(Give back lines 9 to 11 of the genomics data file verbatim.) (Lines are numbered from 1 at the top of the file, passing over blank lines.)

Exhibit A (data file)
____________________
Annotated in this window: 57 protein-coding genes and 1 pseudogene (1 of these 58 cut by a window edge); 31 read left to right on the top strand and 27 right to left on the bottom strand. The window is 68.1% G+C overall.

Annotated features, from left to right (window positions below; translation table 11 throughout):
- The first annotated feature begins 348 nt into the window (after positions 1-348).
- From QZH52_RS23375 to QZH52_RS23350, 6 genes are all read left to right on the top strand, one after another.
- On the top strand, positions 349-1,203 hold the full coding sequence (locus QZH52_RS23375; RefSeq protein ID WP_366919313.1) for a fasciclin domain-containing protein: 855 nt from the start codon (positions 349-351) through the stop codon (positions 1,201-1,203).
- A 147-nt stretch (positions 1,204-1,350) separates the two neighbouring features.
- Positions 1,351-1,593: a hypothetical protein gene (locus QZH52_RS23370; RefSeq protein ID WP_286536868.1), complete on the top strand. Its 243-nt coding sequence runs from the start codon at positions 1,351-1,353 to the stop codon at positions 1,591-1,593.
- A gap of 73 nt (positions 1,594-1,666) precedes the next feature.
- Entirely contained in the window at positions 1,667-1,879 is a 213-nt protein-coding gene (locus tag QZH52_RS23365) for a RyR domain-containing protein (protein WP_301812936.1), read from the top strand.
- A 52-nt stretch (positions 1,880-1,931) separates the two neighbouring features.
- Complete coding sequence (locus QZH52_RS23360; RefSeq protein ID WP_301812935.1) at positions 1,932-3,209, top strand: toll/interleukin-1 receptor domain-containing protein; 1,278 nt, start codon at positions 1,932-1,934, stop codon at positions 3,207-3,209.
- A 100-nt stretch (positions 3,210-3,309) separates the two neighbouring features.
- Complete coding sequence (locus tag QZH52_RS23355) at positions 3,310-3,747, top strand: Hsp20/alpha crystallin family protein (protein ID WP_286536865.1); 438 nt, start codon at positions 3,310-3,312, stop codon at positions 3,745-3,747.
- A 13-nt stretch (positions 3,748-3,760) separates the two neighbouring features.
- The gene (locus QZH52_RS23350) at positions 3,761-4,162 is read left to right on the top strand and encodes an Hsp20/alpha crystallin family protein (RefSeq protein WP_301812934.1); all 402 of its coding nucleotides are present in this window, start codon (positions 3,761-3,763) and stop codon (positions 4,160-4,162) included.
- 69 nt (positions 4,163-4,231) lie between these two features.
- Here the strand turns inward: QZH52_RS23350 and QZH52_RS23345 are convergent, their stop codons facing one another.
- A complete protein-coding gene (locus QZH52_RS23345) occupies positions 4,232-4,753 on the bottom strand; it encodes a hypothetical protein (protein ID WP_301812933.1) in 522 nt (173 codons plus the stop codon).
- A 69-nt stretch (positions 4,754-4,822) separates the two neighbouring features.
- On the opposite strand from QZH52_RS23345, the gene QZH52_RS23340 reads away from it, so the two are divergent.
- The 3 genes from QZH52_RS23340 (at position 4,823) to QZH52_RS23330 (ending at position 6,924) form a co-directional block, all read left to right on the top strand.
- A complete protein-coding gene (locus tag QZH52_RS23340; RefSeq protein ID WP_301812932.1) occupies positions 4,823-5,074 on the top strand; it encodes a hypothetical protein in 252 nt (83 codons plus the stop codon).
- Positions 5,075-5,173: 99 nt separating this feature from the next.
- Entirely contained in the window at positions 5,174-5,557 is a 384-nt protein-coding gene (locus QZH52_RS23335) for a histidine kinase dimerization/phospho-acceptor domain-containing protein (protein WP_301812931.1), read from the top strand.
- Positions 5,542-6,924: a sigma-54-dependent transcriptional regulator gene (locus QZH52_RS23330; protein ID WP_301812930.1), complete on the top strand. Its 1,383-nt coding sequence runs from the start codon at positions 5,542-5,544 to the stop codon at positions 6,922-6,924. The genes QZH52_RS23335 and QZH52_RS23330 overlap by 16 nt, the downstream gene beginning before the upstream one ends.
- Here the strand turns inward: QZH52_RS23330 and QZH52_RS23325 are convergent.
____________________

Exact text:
- Entirely contained in the window at positions 1,667-1,879 is a 213-nt protein-coding gene (locus tag QZH52_RS23365) for a RyR domain-containing protein (protein WP_301812936.1), read from the top strand.
- A 52-nt stretch (positions 1,880-1,931) separates the two neighbouring features.
- Complete coding sequence (locus QZH52_RS23360; RefSeq protein ID WP_301812935.1) at positions 1,932-3,209, top strand: toll/interleukin-1 receptor domain-containing protein; 1,278 nt, start codon at positions 1,932-1,934, stop codon at positions 3,207-3,209.